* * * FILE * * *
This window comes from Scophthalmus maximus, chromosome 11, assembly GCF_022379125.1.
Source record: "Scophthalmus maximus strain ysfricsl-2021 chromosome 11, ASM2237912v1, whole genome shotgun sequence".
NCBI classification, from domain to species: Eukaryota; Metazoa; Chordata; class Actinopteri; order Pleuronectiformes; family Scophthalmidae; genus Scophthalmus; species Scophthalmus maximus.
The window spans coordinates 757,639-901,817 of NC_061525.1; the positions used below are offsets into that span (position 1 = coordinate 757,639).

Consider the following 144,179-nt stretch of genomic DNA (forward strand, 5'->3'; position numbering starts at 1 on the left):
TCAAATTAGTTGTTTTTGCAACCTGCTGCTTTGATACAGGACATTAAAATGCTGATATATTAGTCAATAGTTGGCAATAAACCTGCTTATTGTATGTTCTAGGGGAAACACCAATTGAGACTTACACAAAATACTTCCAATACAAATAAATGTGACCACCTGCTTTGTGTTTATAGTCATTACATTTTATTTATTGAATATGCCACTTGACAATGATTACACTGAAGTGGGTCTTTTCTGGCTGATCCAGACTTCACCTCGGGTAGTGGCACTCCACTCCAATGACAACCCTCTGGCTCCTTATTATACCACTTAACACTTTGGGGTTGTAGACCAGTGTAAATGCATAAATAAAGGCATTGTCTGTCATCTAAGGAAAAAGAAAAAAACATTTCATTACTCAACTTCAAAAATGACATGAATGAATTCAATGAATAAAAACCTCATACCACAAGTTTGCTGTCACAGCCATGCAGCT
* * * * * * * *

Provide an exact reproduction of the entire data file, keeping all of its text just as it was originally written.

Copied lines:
This window comes from Scophthalmus maximus, chromosome 11, assembly GCF_022379125.1.
Source record: "Scophthalmus maximus strain ysfricsl-2021 chromosome 11, ASM2237912v1, whole genome shotgun sequence".
NCBI classification, from domain to species: Eukaryota; Metazoa; Chordata; class Actinopteri; order Pleuronectiformes; family Scophthalmidae; genus Scophthalmus; species Scophthalmus maximus.
The window spans coordinates 757,639-901,817 of NC_061525.1; the positions used below are offsets into that span (position 1 = coordinate 757,639).

Consider the following 144,179-nt stretch of genomic DNA (forward strand, 5'->3'; position numbering starts at 1 on the left):
TCAAATTAGTTGTTTTTGCAACCTGCTGCTTTGATACAGGACATTAAAATGCTGATATATTAGTCAATAGTTGGCAATAAACCTGCTTATTGTATGTTCTAGGGGAAACACCAATTGAGACTTACACAAAATACTTCCAATACAAATAAATGTGACCACCTGCTTTGTGTTTATAGTCATTACATTTTATTTATTGAATATGCCACTTGACAATGATTACACTGAAGTGGGTCTTTTCTGGCTGATCCAGACTTCACCTCGGGTAGTGGCACTCCACTCCAATGACAACCCTCTGGCTCCTTATTATACCACTTAACACTTTGGGGTTGTAGACCAGTGTAAATGCATAAATAAAGGCATTGTCTGTCATCTAAGGAAAAAGAAAAAAACATTTCATTACTCAACTTCAAAAATGACATGAATGAATTCAATGAATAAAAACCTCATACCACAAGTTTGCTGTCACAGCCATGCAGCT